She was once the darling of conservatives like Newt Gingrich, but now you can't watch a television news-talk program without seeing her calling for more government and showing scorn for those who want less.
She's Arianna Huffington, website impresario and author of "Right Is Wrong: How the Lunatic Fringe Hijacked America, Shredded the Constitution and Made Us All Less Safe".
I interviewed her for "20/20" last week because I was impressed by the success of the website she created. In just three years she made the Huffington Post a hot liberal opinion site.
What happened to Huffington's beliefs? In 1994, she worked to promote the Gingrich Revolution. She appeared at political events with Bob Dole.
"I definitely called myself a conservative," she told me. "I actually believed that the private sector would be able to address a lot of the issues that I believed were very important, like taking care of those in need. And then I saw firsthand how difficult it was. ... One of the problems with the Right is that they don't believe in facts, and they don't believe in evidence. And I was willing to change my mind, confronted with new evidence. And we would all be better off if we were willing to look at new evidence."
So she turned to big government.
"What we need is serious government policies to address poverty."
But they don't work, I said.
"They don't work as well as they should be working, but there's a lot more we can do."
She believes the old AFDC (Aid to Families with Dependent Children) program helped the poor and therefore welfare reform was not a good thing.
"[Reform was] not a success. A lot of people have been left without job training and therefore without the ability to really lead productive lives."
I pointed out that since welfare reform, eight million people left the welfare rolls, and many found jobs they like, jobs that pay better than welfare. Although her favorite political candidates say life for the poor has gotten worse, incomes of the poorest Americans are actually higher today.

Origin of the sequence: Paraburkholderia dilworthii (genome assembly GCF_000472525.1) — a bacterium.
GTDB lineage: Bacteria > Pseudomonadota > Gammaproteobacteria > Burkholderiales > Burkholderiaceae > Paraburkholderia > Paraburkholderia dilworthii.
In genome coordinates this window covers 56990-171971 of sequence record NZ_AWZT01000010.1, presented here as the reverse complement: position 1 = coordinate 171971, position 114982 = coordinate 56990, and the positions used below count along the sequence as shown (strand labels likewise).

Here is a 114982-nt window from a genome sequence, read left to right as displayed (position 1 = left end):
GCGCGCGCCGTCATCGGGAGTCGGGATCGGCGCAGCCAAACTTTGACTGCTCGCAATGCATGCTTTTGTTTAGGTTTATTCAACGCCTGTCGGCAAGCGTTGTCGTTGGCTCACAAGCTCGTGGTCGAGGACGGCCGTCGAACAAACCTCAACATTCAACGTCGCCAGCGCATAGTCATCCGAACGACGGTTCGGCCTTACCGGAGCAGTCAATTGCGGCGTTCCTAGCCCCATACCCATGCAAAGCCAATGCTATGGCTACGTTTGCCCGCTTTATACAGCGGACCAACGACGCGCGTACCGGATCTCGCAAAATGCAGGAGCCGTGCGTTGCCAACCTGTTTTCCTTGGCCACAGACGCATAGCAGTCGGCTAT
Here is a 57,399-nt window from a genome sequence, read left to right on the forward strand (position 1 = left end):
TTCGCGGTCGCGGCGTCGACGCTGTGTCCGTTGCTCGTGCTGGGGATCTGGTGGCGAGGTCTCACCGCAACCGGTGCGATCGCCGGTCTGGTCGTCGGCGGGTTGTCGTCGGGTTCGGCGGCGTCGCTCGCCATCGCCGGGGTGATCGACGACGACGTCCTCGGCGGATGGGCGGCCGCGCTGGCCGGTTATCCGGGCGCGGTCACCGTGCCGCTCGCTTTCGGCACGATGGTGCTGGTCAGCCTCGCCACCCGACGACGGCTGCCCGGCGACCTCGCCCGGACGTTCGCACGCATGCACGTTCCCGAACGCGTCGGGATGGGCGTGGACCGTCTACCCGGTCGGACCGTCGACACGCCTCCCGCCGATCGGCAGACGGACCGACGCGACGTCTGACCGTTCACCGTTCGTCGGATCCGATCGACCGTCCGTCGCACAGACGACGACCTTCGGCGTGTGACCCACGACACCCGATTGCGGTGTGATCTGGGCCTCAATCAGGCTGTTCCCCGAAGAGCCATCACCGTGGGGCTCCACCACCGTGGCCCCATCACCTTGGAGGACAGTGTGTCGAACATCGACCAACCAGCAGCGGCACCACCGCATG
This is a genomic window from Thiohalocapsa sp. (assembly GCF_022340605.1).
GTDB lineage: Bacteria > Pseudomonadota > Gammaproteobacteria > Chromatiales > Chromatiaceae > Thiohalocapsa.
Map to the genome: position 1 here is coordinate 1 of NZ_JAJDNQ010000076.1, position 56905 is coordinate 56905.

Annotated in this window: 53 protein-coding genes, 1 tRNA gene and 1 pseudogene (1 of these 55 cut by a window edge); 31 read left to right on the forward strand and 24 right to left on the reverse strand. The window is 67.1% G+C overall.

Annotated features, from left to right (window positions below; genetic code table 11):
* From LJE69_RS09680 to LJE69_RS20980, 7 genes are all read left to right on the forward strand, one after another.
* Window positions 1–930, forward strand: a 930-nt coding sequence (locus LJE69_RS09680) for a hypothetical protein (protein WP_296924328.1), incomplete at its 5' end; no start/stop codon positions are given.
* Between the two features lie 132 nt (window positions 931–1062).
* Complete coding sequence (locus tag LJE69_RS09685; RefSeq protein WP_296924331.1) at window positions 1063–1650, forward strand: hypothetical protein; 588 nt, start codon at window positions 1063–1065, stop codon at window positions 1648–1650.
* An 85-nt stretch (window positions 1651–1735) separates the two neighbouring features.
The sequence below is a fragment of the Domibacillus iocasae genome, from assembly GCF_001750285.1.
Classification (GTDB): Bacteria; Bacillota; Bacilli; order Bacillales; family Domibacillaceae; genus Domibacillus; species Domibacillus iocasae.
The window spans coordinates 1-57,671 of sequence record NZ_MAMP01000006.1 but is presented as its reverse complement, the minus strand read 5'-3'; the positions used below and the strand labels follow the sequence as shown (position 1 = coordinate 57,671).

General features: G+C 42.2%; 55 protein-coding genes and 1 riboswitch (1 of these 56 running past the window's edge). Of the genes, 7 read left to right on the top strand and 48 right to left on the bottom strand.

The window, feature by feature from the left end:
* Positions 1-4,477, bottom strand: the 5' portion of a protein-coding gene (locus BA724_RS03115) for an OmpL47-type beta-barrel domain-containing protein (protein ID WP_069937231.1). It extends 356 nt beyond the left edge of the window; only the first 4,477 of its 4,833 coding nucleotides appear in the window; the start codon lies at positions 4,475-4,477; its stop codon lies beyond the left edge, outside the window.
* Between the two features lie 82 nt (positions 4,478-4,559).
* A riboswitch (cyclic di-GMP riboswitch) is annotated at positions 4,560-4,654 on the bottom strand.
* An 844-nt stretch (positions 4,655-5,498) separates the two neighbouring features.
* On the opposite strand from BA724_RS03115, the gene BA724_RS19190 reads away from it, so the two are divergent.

Confronted with a chart showing that, Huffington acknowledged that lower-income people are generally better off.
"In general. In general ... But you know we have over 30 million Americans living below the poverty line."
But the Census Bureau says the percentage of families living below the poverty line fell from 11 percent in 1996 to 9.8 percent in 2006. The percentage of single mothers below the poverty line fell from 32.6 percent in 1996 to 28.3 in 2006. That looks like progress to me.
But Huffington had this retort: "The fact that we used to live in caves is not a justification for the state of affairs right now."
Like most liberals, she believes America needs more regulation. OSHA (Occupational Safety and Health Administration) should be strengthened to protect workers.
I tried to acquaint her with the facts. While it's true that since OSHA started, deadly job accidents have dropped, the truth is, deaths were dropping before OSHA. Between the late 1930s and 1971, job fatalities fell from more than 40 to fewer than 20 per 100,000 workers. After OSHA was passed, fatalities continued to fall, but no faster than before. It's misleading to credit regulation for the improvement. Government gets in front of a parade and pretends to lead it.
Huffington's reply: "If you were the husband of one of the women who died recently because OSHA regulations were not sufficiently implemented, you would not be so cavalier about the speed at which things get better."
As if the government could guarantee zero job deaths.
Huffington has also joined the war on global warming. "We have two Priuses," she says.
I pointed out that she also has a $7-million house that burns more carbon than a hundred people in the Third World. She said:
"There is no question that the fact that I'm living in a big house, I occasionally travel on private planes -- all those things are contradictions. I'm not setting myself up as some paragon who only goes around on a bicycle."
That honesty is a relief. If only she and others would own up to the other contradictions in the Left's call for endlessly intrusive government.
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